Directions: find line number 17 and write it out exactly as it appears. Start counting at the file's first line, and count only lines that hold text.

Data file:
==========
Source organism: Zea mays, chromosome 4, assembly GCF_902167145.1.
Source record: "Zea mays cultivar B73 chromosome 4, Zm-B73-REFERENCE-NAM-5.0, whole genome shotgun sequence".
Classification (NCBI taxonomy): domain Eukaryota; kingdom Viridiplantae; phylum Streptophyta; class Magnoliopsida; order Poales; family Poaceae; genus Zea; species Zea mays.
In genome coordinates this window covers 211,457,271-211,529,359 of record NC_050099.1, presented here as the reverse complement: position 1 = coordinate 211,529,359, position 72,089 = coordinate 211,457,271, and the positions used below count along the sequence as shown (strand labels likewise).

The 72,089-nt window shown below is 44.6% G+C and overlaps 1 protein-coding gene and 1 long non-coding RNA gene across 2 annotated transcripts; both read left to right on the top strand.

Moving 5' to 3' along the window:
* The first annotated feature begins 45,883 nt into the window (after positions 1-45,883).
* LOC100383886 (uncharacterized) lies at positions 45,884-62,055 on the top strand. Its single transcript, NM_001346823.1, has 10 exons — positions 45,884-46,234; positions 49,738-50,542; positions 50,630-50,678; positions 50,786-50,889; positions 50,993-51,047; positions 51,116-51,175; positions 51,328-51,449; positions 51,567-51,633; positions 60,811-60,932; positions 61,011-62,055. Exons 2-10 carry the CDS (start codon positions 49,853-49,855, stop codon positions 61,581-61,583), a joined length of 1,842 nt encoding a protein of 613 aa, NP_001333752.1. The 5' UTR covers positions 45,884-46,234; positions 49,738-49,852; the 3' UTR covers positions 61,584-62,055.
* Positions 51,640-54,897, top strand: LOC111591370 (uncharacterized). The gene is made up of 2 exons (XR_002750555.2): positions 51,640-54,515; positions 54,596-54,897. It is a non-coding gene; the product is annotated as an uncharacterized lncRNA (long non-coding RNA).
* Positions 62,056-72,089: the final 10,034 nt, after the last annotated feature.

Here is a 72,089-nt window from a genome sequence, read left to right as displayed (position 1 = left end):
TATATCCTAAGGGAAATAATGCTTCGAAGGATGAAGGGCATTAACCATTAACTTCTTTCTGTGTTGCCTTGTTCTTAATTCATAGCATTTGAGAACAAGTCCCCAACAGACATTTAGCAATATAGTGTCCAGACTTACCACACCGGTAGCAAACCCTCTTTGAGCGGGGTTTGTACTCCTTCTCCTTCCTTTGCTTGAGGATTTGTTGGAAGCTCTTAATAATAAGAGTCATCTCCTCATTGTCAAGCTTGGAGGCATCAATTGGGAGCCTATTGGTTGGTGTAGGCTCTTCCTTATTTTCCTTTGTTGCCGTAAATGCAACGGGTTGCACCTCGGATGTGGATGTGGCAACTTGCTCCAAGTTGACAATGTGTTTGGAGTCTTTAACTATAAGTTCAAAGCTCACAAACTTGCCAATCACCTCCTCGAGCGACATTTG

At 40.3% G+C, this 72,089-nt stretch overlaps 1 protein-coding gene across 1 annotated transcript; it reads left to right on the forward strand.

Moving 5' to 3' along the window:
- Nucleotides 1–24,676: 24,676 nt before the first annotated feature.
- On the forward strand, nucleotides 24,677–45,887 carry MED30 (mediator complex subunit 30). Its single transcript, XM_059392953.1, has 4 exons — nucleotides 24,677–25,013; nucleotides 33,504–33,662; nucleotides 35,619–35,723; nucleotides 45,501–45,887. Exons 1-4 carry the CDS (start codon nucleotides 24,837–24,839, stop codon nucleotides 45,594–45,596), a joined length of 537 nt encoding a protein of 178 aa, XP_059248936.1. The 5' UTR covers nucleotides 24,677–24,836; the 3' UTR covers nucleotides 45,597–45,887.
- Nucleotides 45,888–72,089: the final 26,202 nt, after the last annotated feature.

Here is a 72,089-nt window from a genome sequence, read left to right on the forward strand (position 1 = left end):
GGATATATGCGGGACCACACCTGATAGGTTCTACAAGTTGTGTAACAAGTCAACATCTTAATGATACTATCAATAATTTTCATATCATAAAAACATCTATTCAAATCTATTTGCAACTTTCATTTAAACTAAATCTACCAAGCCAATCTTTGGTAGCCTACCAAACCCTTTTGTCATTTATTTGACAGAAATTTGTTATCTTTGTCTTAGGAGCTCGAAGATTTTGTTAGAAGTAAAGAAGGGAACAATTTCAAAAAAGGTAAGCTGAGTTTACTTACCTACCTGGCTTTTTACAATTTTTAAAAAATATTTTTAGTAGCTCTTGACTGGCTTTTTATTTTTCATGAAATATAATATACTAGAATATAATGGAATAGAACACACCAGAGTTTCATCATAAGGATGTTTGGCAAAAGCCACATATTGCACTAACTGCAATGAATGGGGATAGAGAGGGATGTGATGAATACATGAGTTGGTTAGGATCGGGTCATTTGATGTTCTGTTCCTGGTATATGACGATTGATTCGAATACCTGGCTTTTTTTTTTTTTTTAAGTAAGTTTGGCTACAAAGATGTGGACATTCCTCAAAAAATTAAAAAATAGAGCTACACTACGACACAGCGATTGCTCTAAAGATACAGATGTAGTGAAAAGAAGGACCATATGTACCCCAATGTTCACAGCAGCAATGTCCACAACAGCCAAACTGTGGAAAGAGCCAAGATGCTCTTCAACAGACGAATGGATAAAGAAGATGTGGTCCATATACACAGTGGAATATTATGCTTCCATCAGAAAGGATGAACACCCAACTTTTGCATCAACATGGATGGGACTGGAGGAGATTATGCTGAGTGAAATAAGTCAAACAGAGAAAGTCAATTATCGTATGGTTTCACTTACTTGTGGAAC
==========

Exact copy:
- Nucleotides 45,888–72,089: the final 26,202 nt, after the last annotated feature.